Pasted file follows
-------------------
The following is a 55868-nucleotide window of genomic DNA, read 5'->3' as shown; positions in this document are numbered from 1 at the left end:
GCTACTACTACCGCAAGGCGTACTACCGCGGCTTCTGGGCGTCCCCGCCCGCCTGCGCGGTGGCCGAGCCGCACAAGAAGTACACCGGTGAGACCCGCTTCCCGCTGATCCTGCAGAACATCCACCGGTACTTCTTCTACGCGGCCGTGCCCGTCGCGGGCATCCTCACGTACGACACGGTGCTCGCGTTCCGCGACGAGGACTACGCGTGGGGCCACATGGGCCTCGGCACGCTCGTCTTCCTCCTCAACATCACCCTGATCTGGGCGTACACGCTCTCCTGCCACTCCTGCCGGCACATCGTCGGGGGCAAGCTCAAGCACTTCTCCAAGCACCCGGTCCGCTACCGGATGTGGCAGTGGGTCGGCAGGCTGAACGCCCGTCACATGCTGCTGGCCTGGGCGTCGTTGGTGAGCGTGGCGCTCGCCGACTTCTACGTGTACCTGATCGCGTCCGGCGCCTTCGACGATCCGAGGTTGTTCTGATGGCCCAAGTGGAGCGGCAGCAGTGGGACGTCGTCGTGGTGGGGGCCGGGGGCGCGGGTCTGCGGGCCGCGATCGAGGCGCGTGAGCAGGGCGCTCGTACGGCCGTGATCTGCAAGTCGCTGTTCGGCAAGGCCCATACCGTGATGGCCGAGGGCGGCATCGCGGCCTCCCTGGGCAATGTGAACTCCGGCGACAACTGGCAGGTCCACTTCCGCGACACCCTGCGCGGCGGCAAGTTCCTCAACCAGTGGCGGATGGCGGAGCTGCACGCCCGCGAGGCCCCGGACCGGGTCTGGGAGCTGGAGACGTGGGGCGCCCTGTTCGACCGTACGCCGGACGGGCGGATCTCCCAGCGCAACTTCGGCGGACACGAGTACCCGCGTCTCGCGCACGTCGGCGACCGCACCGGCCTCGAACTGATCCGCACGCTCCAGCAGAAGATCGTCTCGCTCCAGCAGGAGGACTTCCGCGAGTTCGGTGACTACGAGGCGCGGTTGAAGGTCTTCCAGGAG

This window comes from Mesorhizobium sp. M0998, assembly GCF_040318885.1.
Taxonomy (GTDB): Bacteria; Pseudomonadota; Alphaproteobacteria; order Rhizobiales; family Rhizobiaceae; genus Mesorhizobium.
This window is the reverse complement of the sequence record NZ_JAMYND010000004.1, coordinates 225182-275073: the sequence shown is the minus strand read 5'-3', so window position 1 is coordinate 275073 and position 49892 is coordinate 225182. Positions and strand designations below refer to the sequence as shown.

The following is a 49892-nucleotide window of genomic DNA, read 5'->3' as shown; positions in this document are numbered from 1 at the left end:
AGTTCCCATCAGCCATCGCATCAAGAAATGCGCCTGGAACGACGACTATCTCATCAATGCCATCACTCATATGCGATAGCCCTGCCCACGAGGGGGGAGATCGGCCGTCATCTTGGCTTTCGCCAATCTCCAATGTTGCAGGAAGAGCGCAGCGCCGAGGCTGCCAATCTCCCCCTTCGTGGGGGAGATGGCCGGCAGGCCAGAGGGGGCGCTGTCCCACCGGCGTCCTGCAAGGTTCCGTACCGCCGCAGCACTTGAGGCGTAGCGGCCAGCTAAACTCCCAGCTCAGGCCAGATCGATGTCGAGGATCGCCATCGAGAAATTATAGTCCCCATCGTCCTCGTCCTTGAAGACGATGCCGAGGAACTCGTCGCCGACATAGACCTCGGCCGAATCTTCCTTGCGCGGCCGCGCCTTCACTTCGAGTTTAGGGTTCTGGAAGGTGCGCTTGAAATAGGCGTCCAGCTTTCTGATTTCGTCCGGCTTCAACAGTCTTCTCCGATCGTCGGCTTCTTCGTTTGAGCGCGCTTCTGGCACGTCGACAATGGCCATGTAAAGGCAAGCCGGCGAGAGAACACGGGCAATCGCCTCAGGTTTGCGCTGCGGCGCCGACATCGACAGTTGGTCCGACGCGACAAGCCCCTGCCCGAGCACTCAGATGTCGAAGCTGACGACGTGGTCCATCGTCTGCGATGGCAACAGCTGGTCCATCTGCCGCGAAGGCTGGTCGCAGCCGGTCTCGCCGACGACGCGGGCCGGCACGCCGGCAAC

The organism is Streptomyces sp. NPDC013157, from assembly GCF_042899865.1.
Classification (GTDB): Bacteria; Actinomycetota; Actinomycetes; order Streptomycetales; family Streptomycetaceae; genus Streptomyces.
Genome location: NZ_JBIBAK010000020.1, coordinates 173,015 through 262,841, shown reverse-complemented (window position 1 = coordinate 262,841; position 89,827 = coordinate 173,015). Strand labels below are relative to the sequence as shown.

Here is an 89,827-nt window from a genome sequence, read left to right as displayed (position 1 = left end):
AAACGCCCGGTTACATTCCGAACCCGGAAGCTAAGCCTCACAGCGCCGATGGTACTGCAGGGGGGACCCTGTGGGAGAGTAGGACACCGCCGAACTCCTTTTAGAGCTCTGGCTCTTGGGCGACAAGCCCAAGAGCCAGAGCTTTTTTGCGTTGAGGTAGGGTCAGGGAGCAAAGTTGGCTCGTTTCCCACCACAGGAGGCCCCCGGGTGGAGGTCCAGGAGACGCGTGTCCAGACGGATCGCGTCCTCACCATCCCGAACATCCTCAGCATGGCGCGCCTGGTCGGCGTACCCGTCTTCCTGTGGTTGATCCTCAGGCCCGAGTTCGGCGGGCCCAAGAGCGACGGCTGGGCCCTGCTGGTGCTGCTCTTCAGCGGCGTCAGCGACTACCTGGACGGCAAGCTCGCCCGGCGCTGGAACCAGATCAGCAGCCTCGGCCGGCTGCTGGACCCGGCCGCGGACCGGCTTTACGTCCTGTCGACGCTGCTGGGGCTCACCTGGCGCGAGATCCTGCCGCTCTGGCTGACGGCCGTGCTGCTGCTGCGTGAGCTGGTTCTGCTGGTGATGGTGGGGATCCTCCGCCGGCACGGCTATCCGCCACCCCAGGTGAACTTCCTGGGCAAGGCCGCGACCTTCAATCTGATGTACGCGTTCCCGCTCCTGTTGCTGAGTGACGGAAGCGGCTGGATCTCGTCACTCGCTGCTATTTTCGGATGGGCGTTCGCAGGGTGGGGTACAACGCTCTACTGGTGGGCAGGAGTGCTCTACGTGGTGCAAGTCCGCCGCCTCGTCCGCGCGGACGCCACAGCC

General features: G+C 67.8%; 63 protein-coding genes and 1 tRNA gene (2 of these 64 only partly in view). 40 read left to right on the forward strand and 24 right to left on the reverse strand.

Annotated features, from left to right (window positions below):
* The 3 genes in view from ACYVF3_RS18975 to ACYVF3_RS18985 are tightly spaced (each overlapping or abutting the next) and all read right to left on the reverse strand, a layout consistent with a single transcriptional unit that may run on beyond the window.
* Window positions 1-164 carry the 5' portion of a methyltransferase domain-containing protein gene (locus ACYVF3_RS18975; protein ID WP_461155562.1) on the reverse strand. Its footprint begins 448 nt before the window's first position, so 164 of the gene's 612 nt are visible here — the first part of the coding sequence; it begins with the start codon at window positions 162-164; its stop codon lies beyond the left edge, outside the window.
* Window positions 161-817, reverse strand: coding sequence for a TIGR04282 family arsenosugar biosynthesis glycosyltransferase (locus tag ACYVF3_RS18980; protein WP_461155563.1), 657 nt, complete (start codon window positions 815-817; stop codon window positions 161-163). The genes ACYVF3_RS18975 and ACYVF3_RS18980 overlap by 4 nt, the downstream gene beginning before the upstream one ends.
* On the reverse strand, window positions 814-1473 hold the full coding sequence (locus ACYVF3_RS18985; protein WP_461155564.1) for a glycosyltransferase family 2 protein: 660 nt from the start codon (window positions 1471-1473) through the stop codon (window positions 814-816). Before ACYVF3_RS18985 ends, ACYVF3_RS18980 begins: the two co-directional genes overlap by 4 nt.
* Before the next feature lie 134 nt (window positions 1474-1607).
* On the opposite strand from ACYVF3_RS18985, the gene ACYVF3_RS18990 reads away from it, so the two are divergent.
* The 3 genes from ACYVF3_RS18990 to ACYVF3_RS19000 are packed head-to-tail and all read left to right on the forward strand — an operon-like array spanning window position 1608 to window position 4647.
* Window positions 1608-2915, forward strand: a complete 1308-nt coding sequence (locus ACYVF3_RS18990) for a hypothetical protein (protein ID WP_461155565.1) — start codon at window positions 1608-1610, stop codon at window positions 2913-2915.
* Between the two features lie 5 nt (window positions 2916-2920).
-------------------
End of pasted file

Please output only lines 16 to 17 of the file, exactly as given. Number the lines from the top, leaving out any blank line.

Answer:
* Window positions 1-164 carry the 5' portion of a methyltransferase domain-containing protein gene (locus ACYVF3_RS18975; protein ID WP_461155562.1) on the reverse strand. Its footprint begins 448 nt before the window's first position, so 164 of the gene's 612 nt are visible here — the first part of the coding sequence; it begins with the start codon at window positions 162-164; its stop codon lies beyond the left edge, outside the window.
* Window positions 161-817, reverse strand: coding sequence for a TIGR04282 family arsenosugar biosynthesis glycosyltransferase (locus tag ACYVF3_RS18980; protein WP_461155563.1), 657 nt, complete (start codon window positions 815-817; stop codon window positions 161-163). The genes ACYVF3_RS18975 and ACYVF3_RS18980 overlap by 4 nt, the downstream gene beginning before the upstream one ends.